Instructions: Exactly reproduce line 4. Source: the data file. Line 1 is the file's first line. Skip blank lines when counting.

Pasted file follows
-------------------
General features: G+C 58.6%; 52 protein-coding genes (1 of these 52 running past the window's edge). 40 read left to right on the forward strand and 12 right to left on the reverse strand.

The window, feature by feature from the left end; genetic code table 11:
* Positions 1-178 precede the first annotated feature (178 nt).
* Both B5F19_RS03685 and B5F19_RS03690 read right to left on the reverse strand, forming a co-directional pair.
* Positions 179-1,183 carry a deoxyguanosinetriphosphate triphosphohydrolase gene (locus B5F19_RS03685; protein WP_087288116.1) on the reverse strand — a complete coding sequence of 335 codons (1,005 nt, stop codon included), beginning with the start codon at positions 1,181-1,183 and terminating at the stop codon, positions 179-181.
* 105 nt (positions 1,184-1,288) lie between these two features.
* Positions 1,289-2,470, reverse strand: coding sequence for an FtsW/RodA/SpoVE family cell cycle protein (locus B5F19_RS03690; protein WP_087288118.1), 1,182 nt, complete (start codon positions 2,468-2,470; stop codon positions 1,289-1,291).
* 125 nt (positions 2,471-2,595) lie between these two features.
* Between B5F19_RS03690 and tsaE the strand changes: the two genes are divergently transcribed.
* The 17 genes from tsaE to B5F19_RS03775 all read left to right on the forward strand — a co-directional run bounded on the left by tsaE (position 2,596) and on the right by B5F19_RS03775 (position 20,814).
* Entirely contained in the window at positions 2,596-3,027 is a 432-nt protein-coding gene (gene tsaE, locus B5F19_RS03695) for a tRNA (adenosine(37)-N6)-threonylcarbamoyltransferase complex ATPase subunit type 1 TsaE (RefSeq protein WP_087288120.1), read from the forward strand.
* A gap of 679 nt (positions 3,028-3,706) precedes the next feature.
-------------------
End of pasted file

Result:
* Both B5F19_RS03685 and B5F19_RS03690 read right to left on the reverse strand, forming a co-directional pair.